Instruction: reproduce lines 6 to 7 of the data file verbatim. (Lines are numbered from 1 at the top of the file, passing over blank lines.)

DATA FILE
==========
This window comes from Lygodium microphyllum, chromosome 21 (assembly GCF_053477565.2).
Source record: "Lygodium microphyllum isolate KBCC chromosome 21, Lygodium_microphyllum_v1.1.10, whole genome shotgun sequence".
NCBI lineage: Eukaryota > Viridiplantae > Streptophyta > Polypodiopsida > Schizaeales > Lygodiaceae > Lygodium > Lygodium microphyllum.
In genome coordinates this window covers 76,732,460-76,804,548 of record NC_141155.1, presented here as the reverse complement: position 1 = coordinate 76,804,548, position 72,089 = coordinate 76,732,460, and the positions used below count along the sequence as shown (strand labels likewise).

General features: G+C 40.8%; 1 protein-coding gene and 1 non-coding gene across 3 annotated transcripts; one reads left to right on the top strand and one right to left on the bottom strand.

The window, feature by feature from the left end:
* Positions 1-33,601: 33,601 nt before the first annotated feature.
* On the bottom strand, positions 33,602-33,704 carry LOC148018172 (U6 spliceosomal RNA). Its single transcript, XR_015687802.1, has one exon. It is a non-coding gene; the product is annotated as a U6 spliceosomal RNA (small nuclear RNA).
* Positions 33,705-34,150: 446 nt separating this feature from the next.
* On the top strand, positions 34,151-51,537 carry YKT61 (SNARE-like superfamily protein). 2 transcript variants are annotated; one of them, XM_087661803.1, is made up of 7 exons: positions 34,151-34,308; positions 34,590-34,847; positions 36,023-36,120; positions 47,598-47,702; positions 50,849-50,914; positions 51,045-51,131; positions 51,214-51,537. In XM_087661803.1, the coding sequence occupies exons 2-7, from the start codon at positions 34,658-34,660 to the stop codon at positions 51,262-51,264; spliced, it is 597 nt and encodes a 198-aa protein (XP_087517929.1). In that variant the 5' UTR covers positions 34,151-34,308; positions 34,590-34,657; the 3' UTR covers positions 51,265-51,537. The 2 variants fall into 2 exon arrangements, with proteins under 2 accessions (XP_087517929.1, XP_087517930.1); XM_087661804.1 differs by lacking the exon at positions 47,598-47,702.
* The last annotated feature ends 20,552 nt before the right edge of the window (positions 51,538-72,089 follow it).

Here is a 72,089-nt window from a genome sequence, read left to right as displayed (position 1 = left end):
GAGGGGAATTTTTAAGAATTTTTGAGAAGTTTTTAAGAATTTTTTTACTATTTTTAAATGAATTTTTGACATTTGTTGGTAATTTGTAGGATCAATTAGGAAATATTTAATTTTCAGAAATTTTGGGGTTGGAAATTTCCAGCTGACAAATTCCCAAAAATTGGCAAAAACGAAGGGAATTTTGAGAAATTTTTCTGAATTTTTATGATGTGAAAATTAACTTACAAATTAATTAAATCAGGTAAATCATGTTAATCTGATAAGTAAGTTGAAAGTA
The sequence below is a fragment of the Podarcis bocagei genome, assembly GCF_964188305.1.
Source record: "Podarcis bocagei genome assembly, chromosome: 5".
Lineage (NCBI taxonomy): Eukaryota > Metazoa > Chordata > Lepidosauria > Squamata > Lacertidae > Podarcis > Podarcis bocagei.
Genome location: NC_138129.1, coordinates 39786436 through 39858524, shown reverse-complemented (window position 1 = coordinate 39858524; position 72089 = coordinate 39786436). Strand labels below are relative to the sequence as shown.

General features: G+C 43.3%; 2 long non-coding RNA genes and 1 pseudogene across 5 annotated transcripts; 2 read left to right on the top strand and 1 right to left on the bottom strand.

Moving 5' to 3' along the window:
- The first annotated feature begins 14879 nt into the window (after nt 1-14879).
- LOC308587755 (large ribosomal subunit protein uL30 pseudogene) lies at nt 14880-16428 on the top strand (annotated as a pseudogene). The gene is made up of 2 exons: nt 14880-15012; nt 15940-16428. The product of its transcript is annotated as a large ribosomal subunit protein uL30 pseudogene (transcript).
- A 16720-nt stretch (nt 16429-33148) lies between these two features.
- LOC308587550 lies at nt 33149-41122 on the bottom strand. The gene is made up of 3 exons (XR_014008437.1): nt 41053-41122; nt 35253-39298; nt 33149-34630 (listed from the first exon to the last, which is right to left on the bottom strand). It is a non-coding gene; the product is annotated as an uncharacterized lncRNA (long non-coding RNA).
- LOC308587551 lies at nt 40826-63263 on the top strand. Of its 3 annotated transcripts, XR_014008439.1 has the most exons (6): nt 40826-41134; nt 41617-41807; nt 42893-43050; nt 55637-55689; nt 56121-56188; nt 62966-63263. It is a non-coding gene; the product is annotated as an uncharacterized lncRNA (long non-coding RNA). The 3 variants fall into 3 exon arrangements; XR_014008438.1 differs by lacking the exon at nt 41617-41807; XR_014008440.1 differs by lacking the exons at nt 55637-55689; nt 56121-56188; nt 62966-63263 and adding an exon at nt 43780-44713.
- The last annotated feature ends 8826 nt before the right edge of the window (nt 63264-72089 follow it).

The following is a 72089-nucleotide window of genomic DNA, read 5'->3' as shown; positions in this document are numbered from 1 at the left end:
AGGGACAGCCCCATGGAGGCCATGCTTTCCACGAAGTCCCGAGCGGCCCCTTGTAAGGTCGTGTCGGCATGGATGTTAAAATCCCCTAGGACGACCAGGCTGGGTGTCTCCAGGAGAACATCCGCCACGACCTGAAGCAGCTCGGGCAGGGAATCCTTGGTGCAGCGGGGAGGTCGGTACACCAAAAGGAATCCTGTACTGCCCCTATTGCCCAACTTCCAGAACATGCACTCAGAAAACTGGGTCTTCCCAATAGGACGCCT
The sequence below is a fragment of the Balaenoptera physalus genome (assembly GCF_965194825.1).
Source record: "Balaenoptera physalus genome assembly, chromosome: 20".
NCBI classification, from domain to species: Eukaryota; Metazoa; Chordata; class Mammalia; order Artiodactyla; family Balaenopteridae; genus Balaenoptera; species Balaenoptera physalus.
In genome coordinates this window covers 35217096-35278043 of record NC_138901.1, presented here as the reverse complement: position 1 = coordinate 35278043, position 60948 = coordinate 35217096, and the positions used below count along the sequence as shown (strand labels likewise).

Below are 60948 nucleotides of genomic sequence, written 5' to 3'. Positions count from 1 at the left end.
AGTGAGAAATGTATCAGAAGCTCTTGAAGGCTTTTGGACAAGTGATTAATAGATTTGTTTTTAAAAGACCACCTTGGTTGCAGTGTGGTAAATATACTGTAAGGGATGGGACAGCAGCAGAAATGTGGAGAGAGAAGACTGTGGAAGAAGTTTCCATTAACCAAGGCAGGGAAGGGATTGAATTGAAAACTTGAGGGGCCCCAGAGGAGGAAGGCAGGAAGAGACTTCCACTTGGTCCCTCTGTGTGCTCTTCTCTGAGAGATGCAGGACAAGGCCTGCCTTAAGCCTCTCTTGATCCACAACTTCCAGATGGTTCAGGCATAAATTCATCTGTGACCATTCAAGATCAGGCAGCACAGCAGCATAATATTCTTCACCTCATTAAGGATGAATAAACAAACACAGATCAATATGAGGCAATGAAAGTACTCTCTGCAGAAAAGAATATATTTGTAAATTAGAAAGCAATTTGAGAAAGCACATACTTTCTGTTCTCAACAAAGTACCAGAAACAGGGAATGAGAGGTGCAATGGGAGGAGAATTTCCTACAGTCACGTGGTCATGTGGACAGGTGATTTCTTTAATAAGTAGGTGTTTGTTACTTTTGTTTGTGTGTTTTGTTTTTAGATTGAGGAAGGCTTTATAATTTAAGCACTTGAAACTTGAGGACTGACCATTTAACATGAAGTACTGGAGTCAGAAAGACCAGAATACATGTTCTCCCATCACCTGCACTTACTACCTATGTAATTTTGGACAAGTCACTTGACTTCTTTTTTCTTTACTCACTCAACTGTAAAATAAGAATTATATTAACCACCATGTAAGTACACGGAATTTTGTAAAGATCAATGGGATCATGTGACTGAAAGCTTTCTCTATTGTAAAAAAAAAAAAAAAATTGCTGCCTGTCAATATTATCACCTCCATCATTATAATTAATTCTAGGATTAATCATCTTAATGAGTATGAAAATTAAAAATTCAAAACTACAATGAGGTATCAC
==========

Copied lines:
The window, feature by feature from the left end:
* Positions 1-33,601: 33,601 nt before the first annotated feature.